Is Tennessee’s problem state debt, or the wealthy governing the state?
March 16, 2021 Tennessean
On March 11, former Govs. Phil Bredesen and Bill Haslam, and Gov. Bill Lee spoke at the right-wing Millennial Debt Foundation about the national debt, we should ask why they are more focused on the deficit than addressing economic recovery or the needs of Tennesseans.
The collective wealth of America’s 651 billionaires jumped by more than $1.3 trillion to a total of $4 trillion at the end of December.
Meanwhile, that same month more than 185,000 Tennesseans were unemployed. In a time of vast income inequality and polarization, unmatched since the Great Depression, our leaders, past and present, must acknowledge the long-standing economic pain that far too many Tennesseans have suffered.
How did we get here?
For many years, public policymakers across the United States — Tennessee included — have used government funds to support the rich and powerful at the expense of everyday people.
For decades, corporations have enjoyed government subsidies, while politicians failed to use public investment to help middle and working class families. Ironically, many of those spending choices were made by the very governors now warning us about overspending.
From 2010-2012 alone, Tennessee spent $1.58 billion on 25 incentive programs targeting 143 companies. The state government gave large grants to profitable companies including Electrolux, Dow Corning, Kroger Foods, and Mitsubishi, among many others. And between 2009-2015, Tennessee also provided Volkswagen with $637 million to build, and then expand, a manufacturing plant. These are only some of the most traceable state expenditures.
But our governors tell us they cannot afford to spend money on human needs that make the workplace and the home healthier and more secure because our state’s budgets can’t afford those expenses.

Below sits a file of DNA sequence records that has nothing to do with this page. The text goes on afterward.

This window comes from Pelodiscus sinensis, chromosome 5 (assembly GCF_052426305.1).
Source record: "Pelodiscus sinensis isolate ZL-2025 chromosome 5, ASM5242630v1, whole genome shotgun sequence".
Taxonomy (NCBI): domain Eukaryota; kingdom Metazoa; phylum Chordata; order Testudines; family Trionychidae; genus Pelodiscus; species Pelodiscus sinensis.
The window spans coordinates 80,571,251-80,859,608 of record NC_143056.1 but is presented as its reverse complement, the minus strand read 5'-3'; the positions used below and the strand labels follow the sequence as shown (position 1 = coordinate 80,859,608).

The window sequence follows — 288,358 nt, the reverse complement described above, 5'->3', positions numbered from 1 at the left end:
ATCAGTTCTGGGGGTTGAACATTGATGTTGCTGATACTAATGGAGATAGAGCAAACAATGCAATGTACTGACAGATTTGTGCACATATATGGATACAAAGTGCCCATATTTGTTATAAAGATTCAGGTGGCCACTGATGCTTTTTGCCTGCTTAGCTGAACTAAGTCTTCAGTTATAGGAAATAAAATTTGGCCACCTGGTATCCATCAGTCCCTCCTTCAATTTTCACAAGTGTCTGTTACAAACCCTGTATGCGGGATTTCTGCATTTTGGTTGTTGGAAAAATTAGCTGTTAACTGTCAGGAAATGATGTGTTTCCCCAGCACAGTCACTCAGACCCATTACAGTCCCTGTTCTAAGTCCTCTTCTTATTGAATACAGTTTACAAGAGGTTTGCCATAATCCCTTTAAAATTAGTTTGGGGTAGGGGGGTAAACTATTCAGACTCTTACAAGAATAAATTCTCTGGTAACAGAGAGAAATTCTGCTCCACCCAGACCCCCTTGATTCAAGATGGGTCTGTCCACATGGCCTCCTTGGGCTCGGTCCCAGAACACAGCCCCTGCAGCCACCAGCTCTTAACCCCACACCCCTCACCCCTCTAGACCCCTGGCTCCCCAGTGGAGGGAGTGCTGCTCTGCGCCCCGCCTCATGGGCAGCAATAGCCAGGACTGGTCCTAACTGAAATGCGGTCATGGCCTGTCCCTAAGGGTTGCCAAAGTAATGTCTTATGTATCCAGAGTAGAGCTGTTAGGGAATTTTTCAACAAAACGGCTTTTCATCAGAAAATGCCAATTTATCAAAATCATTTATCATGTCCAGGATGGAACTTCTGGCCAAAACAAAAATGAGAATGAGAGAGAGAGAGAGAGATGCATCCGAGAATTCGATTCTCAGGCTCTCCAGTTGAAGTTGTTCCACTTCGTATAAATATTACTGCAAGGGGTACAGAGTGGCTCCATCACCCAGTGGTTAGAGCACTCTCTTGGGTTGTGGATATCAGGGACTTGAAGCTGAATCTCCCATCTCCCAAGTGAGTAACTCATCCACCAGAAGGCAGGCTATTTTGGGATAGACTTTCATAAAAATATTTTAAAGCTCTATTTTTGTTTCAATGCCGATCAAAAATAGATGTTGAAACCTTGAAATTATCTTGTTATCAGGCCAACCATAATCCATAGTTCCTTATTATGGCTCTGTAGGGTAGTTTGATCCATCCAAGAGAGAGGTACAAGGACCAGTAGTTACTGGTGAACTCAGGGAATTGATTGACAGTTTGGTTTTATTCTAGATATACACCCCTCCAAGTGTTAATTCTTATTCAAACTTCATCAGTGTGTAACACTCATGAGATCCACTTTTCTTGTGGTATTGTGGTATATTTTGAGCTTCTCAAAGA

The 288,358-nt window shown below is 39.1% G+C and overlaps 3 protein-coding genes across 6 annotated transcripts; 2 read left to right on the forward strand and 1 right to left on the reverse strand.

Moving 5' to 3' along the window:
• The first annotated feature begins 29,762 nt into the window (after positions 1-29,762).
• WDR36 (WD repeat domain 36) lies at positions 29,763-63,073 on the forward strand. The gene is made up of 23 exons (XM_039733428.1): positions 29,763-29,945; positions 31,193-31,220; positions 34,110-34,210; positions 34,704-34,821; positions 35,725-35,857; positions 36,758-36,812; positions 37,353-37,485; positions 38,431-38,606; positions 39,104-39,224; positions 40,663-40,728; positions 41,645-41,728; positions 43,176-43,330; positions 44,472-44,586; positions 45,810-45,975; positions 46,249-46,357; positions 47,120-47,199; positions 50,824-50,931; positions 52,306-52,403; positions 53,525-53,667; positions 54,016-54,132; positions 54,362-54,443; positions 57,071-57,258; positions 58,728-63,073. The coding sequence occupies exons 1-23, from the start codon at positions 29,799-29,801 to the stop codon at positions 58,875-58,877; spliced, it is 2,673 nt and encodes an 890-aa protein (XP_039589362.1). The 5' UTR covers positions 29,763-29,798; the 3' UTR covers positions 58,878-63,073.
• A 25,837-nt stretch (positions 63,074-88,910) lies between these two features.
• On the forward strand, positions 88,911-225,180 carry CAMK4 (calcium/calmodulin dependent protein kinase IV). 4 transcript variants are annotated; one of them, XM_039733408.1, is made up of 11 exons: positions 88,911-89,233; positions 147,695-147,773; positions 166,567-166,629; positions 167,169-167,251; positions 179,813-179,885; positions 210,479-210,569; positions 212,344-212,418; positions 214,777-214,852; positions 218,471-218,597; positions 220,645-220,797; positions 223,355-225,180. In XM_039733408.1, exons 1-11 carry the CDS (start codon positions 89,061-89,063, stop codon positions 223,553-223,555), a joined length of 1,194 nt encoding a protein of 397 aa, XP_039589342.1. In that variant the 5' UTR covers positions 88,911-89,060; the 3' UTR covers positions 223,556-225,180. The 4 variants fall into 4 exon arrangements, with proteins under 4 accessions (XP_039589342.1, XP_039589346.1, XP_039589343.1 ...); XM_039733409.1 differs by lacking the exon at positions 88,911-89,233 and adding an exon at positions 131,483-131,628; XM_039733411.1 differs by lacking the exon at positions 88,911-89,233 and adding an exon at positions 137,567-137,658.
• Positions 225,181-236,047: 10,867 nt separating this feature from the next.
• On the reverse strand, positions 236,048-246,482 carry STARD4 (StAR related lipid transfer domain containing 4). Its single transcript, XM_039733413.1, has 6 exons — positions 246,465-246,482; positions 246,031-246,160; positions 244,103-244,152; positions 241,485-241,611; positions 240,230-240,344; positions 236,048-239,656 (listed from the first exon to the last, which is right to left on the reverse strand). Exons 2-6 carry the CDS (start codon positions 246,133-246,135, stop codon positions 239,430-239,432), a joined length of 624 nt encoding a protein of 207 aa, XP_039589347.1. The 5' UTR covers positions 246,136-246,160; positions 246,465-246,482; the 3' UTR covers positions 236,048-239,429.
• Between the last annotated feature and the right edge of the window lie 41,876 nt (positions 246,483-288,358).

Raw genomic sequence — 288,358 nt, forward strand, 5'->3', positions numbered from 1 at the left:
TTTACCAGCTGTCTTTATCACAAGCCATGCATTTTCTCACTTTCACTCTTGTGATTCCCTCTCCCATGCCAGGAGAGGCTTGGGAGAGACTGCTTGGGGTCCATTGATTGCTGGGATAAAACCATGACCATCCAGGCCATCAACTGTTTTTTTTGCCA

Similarly, these same governors — all of them millionaires or billionaires — oppose increasing the minimum wage, offering parental leave to all, and giving all Tennesseans access to medical care and housing.
Why are governors now concerned about federal spending?
But where were the governors’ worries when President Trump’s tax cuts added $2.3 trillion to the national debt? Perhaps their concern diminished because that law cut $17.4 billion from the taxes of roughly 200,000 American millionaires.
This followed a Bush administration tax cut, which added trillions to the federal debt. The lion’s share of both of these cuts went to millionaires and billionaires who are now strangely concerned about spending when:
- Tennesseans’ median household income is $56,000, almost $10,000 less than the national average;
- 13% of the state has no access to broadband technology, a resource proven enormously important during the pandemic; and
- more than 10% of adults in the state have not seen a doctor in the past year due to cost concerns.
Of course the money to address these issues exists. It exists in our state’s enormous rainy day fund that currently tops $1.15 billion. Despite statewide suffering, Gov. Lee continues to add to this fund.
The money Tennesseans need also exists in Temporary Assistance for Needy Families (TANF) monies, currently running a surplus of $740 million.
Those in power have made choices not to use taxpayers’ money to prioritize Tennesseans who could use such a critical lifeline as they try to survive not only this crisis, but an accumulation of need.
If our budget is so tight, how do the wealthy and powerful still get their piece of the pie? Perhaps the issue is not the debt, but policy decisions which help the powerful and wealthy at the expense of the rest of us.
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